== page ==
Any success he brought to those clubs was often marred by the backlash to some of his actions. The public criticism of club-record signing Tanguy Ndombele has worrying echoes of Mourinho eroding the loyalty of his players at other clubs.

History appears to be repeating itself in more ways than one at Tottenham, with Mourinho on a historically woeful run:

Of course, any manager would struggle after losing as many goal threats as Mourinho has recently. Kane and Heung-Min Son both remain sidelined, robbing Spurs of their two premier strikers.

Some help arrived in January, in the form of Steven Bergwijn, but the former PSV Eindhoven forward has now been ruled out for an "extended period" with an ankle problem, per BBC Sport.

Mourinho hasn't exactly been dealt the best hand, but his responses to the growing casualty list have appeared increasingly negative. Rather than finding new sources for goals, maybe even by trusting 18-year-old academy graduate Troy Parrott, Mourinho's solutions have been more about not losing than winning.

The decision to play five centre-backs for Saturday's 1-1 draw away to Burnley sent a clear message about attacking intent or the lack thereof.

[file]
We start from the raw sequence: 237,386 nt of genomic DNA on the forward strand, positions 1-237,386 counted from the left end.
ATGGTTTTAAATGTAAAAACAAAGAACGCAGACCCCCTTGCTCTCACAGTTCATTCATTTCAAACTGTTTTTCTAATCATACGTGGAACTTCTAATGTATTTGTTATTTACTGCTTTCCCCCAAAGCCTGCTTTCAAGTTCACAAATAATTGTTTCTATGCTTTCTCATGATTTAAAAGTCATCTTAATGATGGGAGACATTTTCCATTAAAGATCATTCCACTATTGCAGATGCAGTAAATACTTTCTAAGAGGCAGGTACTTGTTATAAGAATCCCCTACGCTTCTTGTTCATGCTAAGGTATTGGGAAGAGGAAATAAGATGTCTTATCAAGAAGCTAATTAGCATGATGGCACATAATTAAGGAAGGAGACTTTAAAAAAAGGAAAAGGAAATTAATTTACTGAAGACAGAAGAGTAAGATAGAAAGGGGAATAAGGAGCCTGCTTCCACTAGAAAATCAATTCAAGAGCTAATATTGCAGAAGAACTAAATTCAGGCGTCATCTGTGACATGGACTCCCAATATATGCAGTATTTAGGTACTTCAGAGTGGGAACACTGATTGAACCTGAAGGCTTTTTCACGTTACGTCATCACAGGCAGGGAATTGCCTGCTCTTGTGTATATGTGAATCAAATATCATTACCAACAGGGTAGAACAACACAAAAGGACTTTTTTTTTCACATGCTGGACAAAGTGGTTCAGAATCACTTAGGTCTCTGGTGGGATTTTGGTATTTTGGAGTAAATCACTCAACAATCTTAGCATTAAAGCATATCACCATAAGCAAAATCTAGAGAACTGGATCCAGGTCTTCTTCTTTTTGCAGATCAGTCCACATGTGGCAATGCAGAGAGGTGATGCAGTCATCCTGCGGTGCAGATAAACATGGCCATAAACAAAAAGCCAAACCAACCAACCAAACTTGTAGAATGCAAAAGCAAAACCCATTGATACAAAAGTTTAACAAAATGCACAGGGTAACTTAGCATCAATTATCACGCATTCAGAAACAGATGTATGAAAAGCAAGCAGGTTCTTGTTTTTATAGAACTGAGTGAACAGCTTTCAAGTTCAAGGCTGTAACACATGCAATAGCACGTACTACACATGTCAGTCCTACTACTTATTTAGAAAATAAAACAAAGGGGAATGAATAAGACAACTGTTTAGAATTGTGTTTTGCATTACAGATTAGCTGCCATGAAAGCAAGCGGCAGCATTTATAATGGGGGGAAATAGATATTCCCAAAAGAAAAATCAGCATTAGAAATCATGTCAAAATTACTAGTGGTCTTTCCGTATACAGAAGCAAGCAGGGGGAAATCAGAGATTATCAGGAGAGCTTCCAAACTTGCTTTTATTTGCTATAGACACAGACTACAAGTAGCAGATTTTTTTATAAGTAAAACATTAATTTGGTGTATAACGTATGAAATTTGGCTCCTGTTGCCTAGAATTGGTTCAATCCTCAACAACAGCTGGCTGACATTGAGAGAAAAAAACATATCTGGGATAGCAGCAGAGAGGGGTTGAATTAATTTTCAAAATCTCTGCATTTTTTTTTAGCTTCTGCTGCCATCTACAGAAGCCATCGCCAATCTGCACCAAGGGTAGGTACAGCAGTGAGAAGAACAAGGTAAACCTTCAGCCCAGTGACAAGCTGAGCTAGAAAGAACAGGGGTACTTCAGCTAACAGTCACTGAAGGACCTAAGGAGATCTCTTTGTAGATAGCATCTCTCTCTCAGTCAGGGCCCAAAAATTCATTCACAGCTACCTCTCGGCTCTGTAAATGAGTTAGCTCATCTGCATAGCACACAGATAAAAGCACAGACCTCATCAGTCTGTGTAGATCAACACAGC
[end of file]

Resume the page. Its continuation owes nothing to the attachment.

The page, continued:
Any manager looks good with a full contingent of star players at his disposal. The true tests come when alternatives are needed, when tactical adjustments can make the difference and help overcome superior opposition.

Mourinho's credentials in this area are being seriously questioned for the first time in his career. How he answers will go a long way toward determining his longevity at the top level.


Loser: Hugo Lloris

Speaking of answers, Mourinho deserves a few from Lloris after the veteran stopper let Spurs down in Germany. The 33-year-old reacted weakly when trying to keep out Sabitzer's low shot into the bottom corner on 10 minutes.

Lloris had got down in time to rebuff the shot, but he wasn't strong enough to claw it away. It was a similar story when Sabitzer connected with a header from close range 11 minutes later.

Lloris' struggles are symptomatic of how hard Mourinho has found it to restore some defensive solidity at Tottenham. Loading up the backline with extra numbers hasn't worked, while the Spurs' midfield lacks the aggression and positional awareness to provide a formidable screen.

Those deficiencies mean Lloris is being left to deal with more shots than he should be facing. His meagre response was contrasted sharply by Peter Gulacsi's comfortable time in the Leipzig goal during the tie: